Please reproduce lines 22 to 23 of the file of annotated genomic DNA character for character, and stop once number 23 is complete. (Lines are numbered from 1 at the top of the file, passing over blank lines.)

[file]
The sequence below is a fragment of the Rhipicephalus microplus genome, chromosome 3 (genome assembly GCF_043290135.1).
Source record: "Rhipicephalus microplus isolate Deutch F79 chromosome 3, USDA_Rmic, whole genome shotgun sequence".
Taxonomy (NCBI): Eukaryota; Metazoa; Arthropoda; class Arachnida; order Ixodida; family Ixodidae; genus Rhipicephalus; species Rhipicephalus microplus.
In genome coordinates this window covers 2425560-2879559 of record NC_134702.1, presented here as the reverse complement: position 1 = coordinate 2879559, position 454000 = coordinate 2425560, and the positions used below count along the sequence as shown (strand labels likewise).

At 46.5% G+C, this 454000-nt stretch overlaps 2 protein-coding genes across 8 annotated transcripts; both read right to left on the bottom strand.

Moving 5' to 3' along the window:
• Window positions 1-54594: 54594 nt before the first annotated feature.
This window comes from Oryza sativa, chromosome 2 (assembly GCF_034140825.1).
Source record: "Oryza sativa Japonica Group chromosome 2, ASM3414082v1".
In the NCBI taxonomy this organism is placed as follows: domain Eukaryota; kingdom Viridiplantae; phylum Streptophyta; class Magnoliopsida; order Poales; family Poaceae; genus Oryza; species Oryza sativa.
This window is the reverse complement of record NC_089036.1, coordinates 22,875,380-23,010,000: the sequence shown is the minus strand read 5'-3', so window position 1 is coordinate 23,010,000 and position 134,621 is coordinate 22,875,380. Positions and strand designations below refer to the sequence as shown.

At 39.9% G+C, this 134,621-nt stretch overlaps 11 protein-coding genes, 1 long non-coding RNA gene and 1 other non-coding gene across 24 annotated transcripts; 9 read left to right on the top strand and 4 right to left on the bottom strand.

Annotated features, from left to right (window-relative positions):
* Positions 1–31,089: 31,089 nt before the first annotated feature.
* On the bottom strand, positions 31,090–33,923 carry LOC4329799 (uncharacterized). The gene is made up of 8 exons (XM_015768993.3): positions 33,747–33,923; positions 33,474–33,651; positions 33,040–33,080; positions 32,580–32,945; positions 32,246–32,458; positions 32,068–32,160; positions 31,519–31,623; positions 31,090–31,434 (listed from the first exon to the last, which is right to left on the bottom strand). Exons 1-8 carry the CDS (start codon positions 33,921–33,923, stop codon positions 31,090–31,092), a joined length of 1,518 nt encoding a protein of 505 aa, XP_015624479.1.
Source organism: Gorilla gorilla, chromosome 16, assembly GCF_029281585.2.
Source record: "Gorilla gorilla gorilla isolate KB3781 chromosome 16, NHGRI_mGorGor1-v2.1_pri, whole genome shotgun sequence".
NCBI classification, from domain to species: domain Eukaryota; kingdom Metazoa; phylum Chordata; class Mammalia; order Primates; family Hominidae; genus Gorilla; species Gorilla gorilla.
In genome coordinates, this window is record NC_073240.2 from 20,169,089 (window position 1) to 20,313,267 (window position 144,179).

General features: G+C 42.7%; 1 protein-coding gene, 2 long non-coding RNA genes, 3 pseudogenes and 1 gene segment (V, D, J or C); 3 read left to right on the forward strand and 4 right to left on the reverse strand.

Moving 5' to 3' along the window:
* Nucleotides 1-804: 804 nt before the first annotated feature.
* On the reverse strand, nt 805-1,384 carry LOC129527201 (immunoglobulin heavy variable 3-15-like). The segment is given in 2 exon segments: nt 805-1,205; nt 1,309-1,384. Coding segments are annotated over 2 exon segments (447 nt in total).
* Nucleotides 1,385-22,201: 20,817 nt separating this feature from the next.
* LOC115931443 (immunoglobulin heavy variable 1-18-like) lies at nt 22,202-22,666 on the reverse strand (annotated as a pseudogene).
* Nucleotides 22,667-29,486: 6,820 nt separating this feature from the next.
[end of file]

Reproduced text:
* Nucleotides 1-804: 804 nt before the first annotated feature.
* On the reverse strand, nt 805-1,384 carry LOC129527201 (immunoglobulin heavy variable 3-15-like). The segment is given in 2 exon segments: nt 805-1,205; nt 1,309-1,384. Coding segments are annotated over 2 exon segments (447 nt in total).